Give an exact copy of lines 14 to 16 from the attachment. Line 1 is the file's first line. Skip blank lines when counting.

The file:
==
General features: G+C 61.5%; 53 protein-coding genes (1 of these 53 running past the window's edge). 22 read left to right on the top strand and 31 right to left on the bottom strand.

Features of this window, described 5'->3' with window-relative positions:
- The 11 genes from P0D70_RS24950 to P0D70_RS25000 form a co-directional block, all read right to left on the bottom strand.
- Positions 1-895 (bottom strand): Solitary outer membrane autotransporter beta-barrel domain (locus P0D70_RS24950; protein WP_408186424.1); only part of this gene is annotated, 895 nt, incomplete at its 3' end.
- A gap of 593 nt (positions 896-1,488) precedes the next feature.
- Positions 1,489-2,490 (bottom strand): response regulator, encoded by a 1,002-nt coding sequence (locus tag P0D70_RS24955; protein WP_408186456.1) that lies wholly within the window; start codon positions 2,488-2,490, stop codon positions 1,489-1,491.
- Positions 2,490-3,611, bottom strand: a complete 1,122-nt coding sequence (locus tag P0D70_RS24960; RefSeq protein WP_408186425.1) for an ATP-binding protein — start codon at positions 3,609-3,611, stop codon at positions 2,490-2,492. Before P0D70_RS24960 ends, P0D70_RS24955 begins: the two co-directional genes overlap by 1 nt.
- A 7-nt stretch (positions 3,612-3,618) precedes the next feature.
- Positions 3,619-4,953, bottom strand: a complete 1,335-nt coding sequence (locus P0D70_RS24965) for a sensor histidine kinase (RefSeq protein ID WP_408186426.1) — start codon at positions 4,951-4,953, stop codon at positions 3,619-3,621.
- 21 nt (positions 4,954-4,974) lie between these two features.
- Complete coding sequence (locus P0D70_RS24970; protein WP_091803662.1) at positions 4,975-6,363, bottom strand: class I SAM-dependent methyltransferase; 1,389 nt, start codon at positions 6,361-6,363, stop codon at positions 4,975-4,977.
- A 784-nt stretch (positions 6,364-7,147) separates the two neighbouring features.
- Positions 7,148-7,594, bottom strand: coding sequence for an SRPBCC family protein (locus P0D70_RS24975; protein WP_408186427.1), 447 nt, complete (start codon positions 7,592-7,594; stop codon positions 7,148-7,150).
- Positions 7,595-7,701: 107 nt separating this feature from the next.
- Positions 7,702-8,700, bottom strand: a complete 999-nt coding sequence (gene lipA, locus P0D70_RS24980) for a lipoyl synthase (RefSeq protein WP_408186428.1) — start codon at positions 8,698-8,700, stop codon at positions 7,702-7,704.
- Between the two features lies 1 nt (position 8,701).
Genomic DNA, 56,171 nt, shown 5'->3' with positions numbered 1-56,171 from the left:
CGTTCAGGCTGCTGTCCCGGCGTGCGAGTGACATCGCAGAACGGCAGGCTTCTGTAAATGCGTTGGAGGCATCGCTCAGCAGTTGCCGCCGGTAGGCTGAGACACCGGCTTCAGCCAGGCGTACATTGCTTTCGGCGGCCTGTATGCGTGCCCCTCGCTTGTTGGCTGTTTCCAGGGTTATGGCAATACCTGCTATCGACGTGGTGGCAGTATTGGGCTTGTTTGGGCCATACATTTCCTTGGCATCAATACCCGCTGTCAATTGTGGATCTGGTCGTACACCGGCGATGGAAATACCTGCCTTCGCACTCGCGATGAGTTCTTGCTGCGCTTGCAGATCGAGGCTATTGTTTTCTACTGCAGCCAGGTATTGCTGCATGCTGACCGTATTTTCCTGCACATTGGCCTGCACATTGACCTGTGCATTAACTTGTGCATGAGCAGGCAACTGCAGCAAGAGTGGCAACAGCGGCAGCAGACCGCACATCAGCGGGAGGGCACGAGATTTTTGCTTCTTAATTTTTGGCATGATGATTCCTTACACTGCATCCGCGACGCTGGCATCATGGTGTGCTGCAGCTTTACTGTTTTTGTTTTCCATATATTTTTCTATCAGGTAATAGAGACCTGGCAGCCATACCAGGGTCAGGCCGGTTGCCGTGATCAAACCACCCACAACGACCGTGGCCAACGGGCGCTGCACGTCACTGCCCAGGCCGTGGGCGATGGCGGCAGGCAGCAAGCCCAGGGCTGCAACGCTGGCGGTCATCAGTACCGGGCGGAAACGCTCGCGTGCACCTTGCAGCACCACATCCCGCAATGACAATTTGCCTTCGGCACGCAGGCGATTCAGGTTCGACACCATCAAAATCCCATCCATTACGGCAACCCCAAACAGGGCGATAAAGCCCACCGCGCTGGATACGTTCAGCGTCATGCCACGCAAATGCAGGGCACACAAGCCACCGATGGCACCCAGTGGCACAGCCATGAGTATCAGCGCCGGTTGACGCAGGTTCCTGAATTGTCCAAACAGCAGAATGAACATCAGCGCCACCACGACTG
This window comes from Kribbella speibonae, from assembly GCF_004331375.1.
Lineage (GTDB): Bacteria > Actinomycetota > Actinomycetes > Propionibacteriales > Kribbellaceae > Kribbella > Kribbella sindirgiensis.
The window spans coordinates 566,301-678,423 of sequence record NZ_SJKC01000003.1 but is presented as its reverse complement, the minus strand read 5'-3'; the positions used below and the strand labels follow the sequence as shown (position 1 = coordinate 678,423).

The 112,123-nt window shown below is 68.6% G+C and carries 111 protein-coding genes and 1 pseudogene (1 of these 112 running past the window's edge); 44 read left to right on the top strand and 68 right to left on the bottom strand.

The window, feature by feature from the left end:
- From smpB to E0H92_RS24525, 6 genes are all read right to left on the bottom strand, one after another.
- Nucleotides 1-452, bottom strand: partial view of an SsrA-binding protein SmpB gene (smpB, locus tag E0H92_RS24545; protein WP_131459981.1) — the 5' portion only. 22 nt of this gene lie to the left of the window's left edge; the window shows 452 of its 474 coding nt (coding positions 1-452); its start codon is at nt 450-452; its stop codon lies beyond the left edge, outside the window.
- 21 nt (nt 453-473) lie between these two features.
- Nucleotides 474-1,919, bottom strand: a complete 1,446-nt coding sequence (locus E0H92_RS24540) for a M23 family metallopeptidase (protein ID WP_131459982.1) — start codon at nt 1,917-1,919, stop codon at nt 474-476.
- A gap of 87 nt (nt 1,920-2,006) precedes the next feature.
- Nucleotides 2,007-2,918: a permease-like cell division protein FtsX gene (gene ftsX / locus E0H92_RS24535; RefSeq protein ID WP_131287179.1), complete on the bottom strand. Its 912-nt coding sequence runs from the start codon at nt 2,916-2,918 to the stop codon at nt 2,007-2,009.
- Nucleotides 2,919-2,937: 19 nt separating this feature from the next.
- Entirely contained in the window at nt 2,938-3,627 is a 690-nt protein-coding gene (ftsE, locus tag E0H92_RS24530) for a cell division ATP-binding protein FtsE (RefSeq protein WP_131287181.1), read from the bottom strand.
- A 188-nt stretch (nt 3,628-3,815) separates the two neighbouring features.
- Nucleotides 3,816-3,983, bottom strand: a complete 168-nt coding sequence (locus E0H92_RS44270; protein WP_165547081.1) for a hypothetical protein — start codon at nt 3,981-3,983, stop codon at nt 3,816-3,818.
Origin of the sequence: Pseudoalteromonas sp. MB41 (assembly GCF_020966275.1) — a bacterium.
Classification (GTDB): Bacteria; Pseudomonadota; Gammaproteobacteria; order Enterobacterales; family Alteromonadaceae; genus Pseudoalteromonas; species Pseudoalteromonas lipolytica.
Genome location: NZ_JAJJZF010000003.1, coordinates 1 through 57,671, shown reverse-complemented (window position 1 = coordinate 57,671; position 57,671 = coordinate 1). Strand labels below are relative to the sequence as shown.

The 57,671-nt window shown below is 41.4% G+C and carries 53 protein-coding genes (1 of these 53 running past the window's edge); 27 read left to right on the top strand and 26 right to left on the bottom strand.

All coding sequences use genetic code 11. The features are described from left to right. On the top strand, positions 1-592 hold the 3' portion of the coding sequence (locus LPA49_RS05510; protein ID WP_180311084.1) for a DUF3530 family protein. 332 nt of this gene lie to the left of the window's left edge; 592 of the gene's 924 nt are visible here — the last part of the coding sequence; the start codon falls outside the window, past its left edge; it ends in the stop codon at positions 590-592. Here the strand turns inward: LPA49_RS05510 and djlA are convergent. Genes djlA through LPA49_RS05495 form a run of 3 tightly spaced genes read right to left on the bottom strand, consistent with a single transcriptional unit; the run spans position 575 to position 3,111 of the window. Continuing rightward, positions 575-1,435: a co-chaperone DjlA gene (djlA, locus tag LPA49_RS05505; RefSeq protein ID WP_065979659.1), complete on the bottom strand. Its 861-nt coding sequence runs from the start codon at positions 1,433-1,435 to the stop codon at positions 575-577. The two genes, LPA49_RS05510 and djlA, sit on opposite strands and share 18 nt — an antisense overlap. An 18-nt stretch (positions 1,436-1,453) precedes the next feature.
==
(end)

- Positions 7,595-7,701: 107 nt separating this feature from the next.
- Positions 7,702-8,700, bottom strand: a complete 999-nt coding sequence (gene lipA, locus P0D70_RS24980) for a lipoyl synthase (RefSeq protein WP_408186428.1) — start codon at positions 8,698-8,700, stop codon at positions 7,702-7,704.
- Between the two features lies 1 nt (position 8,701).